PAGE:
"Discover Cooking, Discuss Life."

Go Back   Discuss Cooking - Cooking Forums > Recipes & Ingredients > Beef, Pork, Lamb & Venison > Pork
Click Here to Login
Thread Tools Display Modes
Old 09-24-2005, 10:58 AM   #11
Master Chef
Constance's Avatar
Join Date: Oct 2004
Location: Southern Illiniois
Posts: 8,175
I like to put them in the crockpot with a pkt of onion soup mix and a can of reduced fat cream of mushroom soup. They get so tender you can cut them with a fork.

We get by with a little help from our friends
Constance is offline   Reply With Quote
Old 09-24-2005, 10:58 AM   #12
Head Chef
tancowgirl2000's Avatar
Join Date: Jun 2004
Location: Canada
Posts: 2,490
Send a message via Yahoo to tancowgirl2000
Ok I have to ask...whats it mean when they are butterflied? Ive never heard of it, nad I dont buy meat, it comes to me from my dads basement butcher shop....regular cuts, nothting fancy....can someone explain please?

"24 hours in a day, 24 beers in a case. Coincidence? I think not."
~ Stephen Wright
tancowgirl2000 is offline   Reply With Quote
Old 09-24-2005, 12:19 PM   #13
Master Chef
texasgirl's Avatar
Join Date: Apr 2005
Location: North Texas
Posts: 9,497
It's just that it's cut down the side so that it looks mirrored. Like a pita pocket, but opened all the way instead of leaving a pocket.
texasgirl is offline   Reply With Quote
Old 09-24-2005, 11:47 PM   #14
Tater Tot's Avatar
Join Date: Aug 2005
Posts: 52
Cut you a pice of pork loin to the thickness X2 of what you want your chop to be. Then slice that chop again almost (but not all the way) all the way and open it like a butterfly opening its wings..

Tater tot
Tater Tot is offline   Reply With Quote
Old 09-25-2005, 12:27 AM   #15
Assistant Cook
Join Date: May 2005
Posts: 37
pick up a bottle of lite italian dressing at the grocery store, any brand will do, dump meat and dressing into a ziplock bag and marinate overnite or a day or two in the fridge, then grill-delicious!! I do this all the time with pork and boneless chicken breasts. Tasty and healthy.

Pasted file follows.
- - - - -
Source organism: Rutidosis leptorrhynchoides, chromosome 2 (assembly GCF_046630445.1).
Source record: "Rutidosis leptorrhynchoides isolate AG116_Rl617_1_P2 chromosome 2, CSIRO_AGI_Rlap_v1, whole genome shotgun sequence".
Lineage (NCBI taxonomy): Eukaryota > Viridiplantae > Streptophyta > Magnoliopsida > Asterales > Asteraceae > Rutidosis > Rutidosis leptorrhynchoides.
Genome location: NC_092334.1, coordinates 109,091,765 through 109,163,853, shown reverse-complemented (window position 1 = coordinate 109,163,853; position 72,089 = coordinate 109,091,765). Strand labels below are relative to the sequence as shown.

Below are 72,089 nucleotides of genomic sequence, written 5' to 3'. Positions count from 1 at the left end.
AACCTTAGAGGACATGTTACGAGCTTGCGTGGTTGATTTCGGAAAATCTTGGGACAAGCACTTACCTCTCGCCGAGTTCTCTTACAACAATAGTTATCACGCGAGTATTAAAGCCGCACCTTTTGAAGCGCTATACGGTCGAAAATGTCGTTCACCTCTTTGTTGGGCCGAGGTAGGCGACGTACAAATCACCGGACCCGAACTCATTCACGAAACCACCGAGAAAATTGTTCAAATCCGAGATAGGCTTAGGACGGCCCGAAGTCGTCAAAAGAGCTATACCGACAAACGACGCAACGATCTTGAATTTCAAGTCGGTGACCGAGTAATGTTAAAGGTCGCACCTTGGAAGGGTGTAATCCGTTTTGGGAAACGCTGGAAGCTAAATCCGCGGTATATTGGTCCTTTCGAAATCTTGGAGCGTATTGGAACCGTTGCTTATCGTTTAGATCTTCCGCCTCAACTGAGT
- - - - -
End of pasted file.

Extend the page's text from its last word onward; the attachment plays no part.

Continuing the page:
designerobsessed is offline   Reply With Quote
Old 09-25-2005, 01:49 AM   #16
Chef Extraordinaire
kitchenelf's Avatar
Join Date: Feb 2002
Location: North Carolina
Posts: 19,725
Send a message via MSN to kitchenelf
Yep - what the above people have said. You can take any piece of meat and cut it in half but NOT all the way through. Lay it flat and pound out the middle to be as thin as the rest. It's a great way to get meat done if you want it more done than what cooking it unbutterflied calls for.

I love a nice filet mignon cooked extremely rare. My Mom could only eat well done. She would have the "butterfly" it to cook it more well done without burning it to death to get it MORE done in the middle quicker.

"Count yourself...you ain't so many" - quote from Buck's Daddy
kitchenelf is offline   Reply With Quote
Old 09-29-2005, 07:44 AM   #17
Assistant Cook
Join Date: Sep 2005
Posts: 12
Hi texasgirl,

You didn't specify whether you wanted a spicy or hot or sweet or zesty type of rub or marinade.

for rubs, any mixture of the following would do nice.

paprika, sweet or hot
black pepper
cayenne pepper
garlic powder
garlic salt
onion powder
brown sugar
chili powder
crushed red pepper

other spices that you have to go easy with that can be mixed in:

celery seed or salt
ground or fresh lemon zest
ground or fresh orange zest

I would suggest you be creative and experiment, find a custom blend and make a jar of it up or write it down so you don't forget

As far as marinades go:

a nice italian dressing as mentioned above..I've found my personal favorite to be Wishbone's Robusto Italian dressing..out of this world flavor for chicken or pork.

sometimes, depending on the stores you visit, you may find a specialty marinade. I'v used a couple, I've had a creamy maui onion marinade that was excellent on pork.

something a bit more spicy? Try mixing hot sauce and honey together for a marinade.

Just some ideas for you to think about and get the cooking juices going

Chris1967 is offline   Reply With Quote
Old 09-29-2005, 09:23 AM   #18
Master Chef
jennyema's Avatar
Join Date: Mar 2002
Location: Boston and Cape Cod
Posts: 9,802
Once I tasted a brined pork chop, I don't think I'd make it any other way. Juicy Juicy even when cooked well done.

You can brine, then put on a rub, then grill. That's the way I usually do it.

But here are some other Brining Ideas/Recipes
jennyema is offline   Reply With Quote
Old 09-30-2005, 08:20 AM   #19
Master Chef
Constance's Avatar
Join Date: Oct 2004
Location: Southern Illiniois
Posts: 8,175
I'm with you on that, Jenny. We usually buy a boneless pork loin and cut it into chops, and the brining makes such a big difference!

We get by with a little help from our friends
Constance is offline   Reply With Quote


Thread Tools
Display Modes

Posting Rules
You may not post new threads
You may not post replies
You may not post attachments
You may not edit your posts

BB code is On
Smilies are On
[IMG] code is On
HTML code is Off
Trackbacks are Off
Pingbacks are Off
Refbacks are Off

» Discuss Cooking on Facebook

Copyright 2002- Social Knowledge, LLC All Rights Reserved.

All times are GMT -5. The time now is 05:19 AM.

Powered by vBulletin® Version 3.8.8 Beta 4
Copyright ©2000 - 2018, Jelsoft Enterprises Ltd.